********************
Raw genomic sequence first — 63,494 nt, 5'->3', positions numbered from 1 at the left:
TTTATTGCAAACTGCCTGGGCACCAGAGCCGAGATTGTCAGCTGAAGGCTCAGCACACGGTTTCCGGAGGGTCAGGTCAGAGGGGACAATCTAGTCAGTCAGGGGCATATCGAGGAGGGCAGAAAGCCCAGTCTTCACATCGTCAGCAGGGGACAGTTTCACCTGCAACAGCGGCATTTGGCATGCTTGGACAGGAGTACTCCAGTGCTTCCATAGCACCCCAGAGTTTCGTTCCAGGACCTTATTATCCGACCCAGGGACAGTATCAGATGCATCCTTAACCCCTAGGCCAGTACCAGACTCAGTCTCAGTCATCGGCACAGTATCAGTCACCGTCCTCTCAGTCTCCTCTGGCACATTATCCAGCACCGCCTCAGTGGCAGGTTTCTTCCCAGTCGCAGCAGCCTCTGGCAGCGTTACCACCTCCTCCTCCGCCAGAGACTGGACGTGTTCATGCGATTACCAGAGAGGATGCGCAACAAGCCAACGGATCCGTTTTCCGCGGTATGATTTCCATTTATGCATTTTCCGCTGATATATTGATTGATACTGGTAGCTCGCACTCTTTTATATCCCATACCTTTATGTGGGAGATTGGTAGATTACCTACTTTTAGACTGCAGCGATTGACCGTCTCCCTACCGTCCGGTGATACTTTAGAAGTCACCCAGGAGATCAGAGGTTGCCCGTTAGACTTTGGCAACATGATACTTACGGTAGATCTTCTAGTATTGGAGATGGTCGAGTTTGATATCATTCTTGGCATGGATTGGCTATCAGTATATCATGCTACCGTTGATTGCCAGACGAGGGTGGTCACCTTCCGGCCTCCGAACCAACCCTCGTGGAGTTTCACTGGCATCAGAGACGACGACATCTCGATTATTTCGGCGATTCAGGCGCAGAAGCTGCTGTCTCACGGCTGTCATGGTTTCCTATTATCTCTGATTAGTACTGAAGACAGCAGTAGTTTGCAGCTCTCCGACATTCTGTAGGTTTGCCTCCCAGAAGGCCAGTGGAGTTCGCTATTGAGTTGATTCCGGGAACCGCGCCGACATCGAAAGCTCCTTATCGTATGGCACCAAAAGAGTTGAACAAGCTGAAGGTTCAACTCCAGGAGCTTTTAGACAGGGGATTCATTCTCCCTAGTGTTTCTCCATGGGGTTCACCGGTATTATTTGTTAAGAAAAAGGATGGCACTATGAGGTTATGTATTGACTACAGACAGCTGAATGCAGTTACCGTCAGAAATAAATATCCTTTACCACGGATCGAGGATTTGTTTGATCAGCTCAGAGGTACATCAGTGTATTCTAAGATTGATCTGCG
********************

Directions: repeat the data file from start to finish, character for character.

Raw genomic sequence first — 63,494 nt, 5'->3', positions numbered from 1 at the left:
TTTATTGCAAACTGCCTGGGCACCAGAGCCGAGATTGTCAGCTGAAGGCTCAGCACACGGTTTCCGGAGGGTCAGGTCAGAGGGGACAATCTAGTCAGTCAGGGGCATATCGAGGAGGGCAGAAAGCCCAGTCTTCACATCGTCAGCAGGGGACAGTTTCACCTGCAACAGCGGCATTTGGCATGCTTGGACAGGAGTACTCCAGTGCTTCCATAGCACCCCAGAGTTTCGTTCCAGGACCTTATTATCCGACCCAGGGACAGTATCAGATGCATCCTTAACCCCTAGGCCAGTACCAGACTCAGTCTCAGTCATCGGCACAGTATCAGTCACCGTCCTCTCAGTCTCCTCTGGCACATTATCCAGCACCGCCTCAGTGGCAGGTTTCTTCCCAGTCGCAGCAGCCTCTGGCAGCGTTACCACCTCCTCCTCCGCCAGAGACTGGACGTGTTCATGCGATTACCAGAGAGGATGCGCAACAAGCCAACGGATCCGTTTTCCGCGGTATGATTTCCATTTATGCATTTTCCGCTGATATATTGATTGATACTGGTAGCTCGCACTCTTTTATATCCCATACCTTTATGTGGGAGATTGGTAGATTACCTACTTTTAGACTGCAGCGATTGACCGTCTCCCTACCGTCCGGTGATACTTTAGAAGTCACCCAGGAGATCAGAGGTTGCCCGTTAGACTTTGGCAACATGATACTTACGGTAGATCTTCTAGTATTGGAGATGGTCGAGTTTGATATCATTCTTGGCATGGATTGGCTATCAGTATATCATGCTACCGTTGATTGCCAGACGAGGGTGGTCACCTTCCGGCCTCCGAACCAACCCTCGTGGAGTTTCACTGGCATCAGAGACGACGACATCTCGATTATTTCGGCGATTCAGGCGCAGAAGCTGCTGTCTCACGGCTGTCATGGTTTCCTATTATCTCTGATTAGTACTGAAGACAGCAGTAGTTTGCAGCTCTCCGACATTCTGTAGGTTTGCCTCCCAGAAGGCCAGTGGAGTTCGCTATTGAGTTGATTCCGGGAACCGCGCCGACATCGAAAGCTCCTTATCGTATGGCACCAAAAGAGTTGAACAAGCTGAAGGTTCAACTCCAGGAGCTTTTAGACAGGGGATTCATTCTCCCTAGTGTTTCTCCATGGGGTTCACCGGTATTATTTGTTAAGAAAAAGGATGGCACTATGAGGTTATGTATTGACTACAGACAGCTGAATGCAGTTACCGTCAGAAATAAATATCCTTTACCACGGATCGAGGATTTGTTTGATCAGCTCAGAGGTACATCAGTGTATTCTAAGATTGATCTGCG